Sahar Muranovic's hands trembled as she waited for her sister.
The 27-year-old scanned the crowd Sunday morning at
Television cameras crowded around Muranovic. Her sister's friend fiddled with Facebook Live, ready to broadcast the reunion to friends and family scattered across the globe. Muranovic stood silently as she clutched a bouquet of flowers.
"Oh my God," she said suddenly, her hand covering her mouth. "Is that her?"
Muranovic ran down the terminal, wrapping her sister in a hug. Eight days after she was barred from entering the U.S. and forced back to Vienna, Sara Yarjani had returned.
Yarjani, an Iranian graduate student, was among those caught in a confusing legal limbo after
Yarjani — who arrived with a valid two-year student visa — was detained for 23 hours as her family frantically sought help from the American Civil Liberties Union and attorneys stationed at the airport. Calls and emails to customs officers got nowhere, even after a federal judge in New York issued a stay on deportations of those detained. Armed customs agents ultimately escorted Yarjani to a plane bound for Vienna, where she had been visiting family.
The days since have become a legal flurry, as attorneys across the country petitioned various federal judges to intervene. Perhaps the most significant ruling came Friday, when Judge James L. Robart issued a temporary restraining order against Trump's travel ban, effective nationwide.
As soon as the ruling came down, Muranovic said, her phone began buzzing with messages.
"Have you seen this?" friends wrote. "Get her on a flight right now."
Yarjani's family scrambled to find her a flight back, her sister said, worried that the window that was temporarily opened by the judge's order would soon be shut.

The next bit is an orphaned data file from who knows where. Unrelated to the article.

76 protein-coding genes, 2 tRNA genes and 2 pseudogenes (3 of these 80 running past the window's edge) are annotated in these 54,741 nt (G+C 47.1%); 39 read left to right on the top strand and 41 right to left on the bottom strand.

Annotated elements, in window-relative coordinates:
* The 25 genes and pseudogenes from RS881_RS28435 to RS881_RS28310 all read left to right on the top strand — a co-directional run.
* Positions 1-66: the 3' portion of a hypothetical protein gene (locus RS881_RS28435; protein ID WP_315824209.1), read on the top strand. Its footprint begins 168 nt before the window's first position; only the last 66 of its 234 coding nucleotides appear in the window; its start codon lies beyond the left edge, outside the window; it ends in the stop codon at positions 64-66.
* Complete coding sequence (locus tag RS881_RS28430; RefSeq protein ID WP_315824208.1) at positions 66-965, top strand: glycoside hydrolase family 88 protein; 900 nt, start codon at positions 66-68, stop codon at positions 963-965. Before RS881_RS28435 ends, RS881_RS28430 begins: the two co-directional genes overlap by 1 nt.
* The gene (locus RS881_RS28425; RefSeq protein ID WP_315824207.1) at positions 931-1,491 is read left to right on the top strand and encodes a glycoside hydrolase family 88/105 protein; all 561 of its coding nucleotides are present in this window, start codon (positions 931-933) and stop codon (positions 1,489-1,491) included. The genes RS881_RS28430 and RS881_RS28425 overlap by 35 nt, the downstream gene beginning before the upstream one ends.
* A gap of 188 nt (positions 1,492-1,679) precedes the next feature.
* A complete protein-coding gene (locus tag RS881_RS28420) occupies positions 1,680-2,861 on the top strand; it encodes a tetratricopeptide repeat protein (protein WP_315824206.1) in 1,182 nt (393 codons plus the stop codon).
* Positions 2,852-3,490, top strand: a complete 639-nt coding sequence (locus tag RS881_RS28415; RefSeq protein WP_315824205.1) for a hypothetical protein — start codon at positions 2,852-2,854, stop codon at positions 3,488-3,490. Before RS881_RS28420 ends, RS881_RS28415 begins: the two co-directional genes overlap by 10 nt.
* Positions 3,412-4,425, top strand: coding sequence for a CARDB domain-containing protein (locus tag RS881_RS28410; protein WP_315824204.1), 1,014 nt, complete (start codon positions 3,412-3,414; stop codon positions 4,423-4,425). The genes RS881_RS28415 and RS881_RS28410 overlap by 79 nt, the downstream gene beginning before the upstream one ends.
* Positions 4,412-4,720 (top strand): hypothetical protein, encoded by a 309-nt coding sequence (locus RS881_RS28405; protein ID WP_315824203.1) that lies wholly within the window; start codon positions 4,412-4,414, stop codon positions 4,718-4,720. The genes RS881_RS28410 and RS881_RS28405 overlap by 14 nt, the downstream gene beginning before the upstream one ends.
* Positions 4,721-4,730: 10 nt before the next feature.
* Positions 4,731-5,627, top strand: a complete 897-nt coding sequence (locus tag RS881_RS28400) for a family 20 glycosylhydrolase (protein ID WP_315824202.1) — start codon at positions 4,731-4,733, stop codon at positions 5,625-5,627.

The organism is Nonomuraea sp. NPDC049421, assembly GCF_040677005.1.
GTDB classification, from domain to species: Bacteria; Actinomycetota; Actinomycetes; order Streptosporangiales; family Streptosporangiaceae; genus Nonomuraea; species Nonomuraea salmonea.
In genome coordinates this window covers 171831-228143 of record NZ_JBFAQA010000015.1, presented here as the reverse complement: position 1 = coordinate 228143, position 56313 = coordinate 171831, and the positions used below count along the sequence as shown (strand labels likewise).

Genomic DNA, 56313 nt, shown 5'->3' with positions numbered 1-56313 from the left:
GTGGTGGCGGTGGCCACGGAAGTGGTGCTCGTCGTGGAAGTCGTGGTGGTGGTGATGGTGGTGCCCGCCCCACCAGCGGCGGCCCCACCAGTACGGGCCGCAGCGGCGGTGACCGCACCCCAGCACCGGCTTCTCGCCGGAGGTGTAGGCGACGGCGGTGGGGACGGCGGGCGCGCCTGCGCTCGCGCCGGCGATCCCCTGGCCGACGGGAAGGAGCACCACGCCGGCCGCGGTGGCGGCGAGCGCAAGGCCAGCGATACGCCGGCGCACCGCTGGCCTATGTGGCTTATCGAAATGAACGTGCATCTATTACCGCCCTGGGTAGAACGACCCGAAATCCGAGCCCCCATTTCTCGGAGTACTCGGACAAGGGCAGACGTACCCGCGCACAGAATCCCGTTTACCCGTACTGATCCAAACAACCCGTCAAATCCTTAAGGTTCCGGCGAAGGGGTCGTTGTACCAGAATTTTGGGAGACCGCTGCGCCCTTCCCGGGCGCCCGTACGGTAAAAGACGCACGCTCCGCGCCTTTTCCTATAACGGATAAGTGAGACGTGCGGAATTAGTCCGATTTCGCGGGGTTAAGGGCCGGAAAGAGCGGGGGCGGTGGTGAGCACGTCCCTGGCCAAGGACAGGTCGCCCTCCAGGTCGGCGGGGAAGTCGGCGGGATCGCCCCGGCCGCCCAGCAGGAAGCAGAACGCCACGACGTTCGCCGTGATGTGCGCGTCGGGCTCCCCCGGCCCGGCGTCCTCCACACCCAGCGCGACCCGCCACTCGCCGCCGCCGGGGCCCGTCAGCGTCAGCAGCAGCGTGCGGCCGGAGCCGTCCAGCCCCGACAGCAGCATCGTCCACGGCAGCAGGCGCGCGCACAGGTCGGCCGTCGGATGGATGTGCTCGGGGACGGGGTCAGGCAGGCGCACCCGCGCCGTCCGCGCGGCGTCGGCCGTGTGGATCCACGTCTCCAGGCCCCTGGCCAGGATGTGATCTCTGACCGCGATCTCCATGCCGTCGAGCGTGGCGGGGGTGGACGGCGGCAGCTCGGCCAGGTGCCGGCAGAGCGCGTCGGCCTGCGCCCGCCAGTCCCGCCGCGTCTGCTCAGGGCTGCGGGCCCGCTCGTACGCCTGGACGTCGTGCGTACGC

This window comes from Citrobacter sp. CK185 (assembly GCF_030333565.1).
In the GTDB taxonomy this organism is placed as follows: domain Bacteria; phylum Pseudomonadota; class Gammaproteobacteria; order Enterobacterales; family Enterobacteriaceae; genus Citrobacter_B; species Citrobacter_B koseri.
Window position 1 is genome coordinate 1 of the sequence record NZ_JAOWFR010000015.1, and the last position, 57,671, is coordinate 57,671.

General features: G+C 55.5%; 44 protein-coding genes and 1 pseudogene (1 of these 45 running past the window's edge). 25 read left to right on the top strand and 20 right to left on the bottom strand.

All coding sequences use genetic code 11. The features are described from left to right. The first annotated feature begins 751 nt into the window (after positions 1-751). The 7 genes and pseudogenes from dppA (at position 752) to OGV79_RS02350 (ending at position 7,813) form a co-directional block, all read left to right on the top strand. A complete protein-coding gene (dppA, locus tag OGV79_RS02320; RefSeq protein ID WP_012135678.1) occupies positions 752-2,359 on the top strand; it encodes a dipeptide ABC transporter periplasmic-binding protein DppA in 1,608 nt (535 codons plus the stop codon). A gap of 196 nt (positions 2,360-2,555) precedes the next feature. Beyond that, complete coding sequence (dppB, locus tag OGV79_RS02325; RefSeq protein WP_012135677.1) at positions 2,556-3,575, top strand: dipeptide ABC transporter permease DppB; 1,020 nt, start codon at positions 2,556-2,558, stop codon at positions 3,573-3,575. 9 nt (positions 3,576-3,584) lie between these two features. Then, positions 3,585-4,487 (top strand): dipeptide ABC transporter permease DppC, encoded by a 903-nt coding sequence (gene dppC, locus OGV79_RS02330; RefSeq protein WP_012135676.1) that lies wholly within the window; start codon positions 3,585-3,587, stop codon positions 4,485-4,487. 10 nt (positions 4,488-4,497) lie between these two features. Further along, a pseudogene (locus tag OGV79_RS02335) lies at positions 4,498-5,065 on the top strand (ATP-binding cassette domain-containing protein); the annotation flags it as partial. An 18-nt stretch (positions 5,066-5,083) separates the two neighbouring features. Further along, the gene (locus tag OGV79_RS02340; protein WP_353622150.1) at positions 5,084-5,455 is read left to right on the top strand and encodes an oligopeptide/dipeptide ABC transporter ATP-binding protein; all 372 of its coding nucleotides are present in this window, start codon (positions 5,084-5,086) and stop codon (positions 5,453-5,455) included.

Yarjani, 35, came to the U.S. in September 2015 to study holistic health at the California Institute for Human Science in Encinitas. Although her family is Iranian, Yarjani said in an interview last week that she is a permanent resident of Austria and has lived outside Iran for most of the last two decades. She returned to Vienna over winter break to visit her family.
The days after Yarjani's deportation were stressful and scary for her family, her sister said. Muranovic, who lives in Vancouver, Wash., said she hasn't been able to sleep or eat, unsure whether her sister would be able to return.
Muranovic caught an early-morning flight from Portland, Ore., to Los Angeles for her sister's arrival, "just to make sure she's OK."
"I'm still nervous," she said before the flight landed shortly after noon. "I don't know if they'll change the rules suddenly, if customs doesn't comply."
Muranovic, who is married to a U.S. citizen and holds a green card, said the entire episode has made her rethink her own plans to travel outside the country. She won't do it, she said. She's too afraid that she wouldn't be allowed to return.
When asked if that fear spread beyond traveling, Muranovic quickly listed why she loves her life in America: an "amazing support system" of friends and her husband, their two dogs and cat, their city. But she also described a scene from just a few days ago, when a Lyft driver asked her where she was from.
"I was too scared to say Iran, so I said Austria," Muranovic said. "I don't want to tell anyone I'm from Iran."
As Muranovic hugged her sister Sunday, reporters crowded around them, peppering Yarjani with questions. Yarjani said she passed through customs without any issues this time, adding that she recognized some of the same officials who detained and deported her eight days before.
The sisters kept their arms wrapped around each other as a tearful Yarjani thanked the lawyers, her friends and her school for their help.
"Whenever I was in Europe ... if ever anybody criticized America, I would be the one defending it and saying, 'You know, whatever you say, I feel that some of the greatest, most beautiful, most accomplished people also live in that land,'" she said. "From everything I've seen with the love and support from last week, that's even more true."
As Yarjani and her sister slowly moved toward the airport's doors, pushing their luggage through a swarm of television cameras, someone cheered from a nearby restaurant. The din of the terminal was quickly replaced by applause, welcoming Yarjani home.
Times staff writer Teresa Watanabe contributed to this story.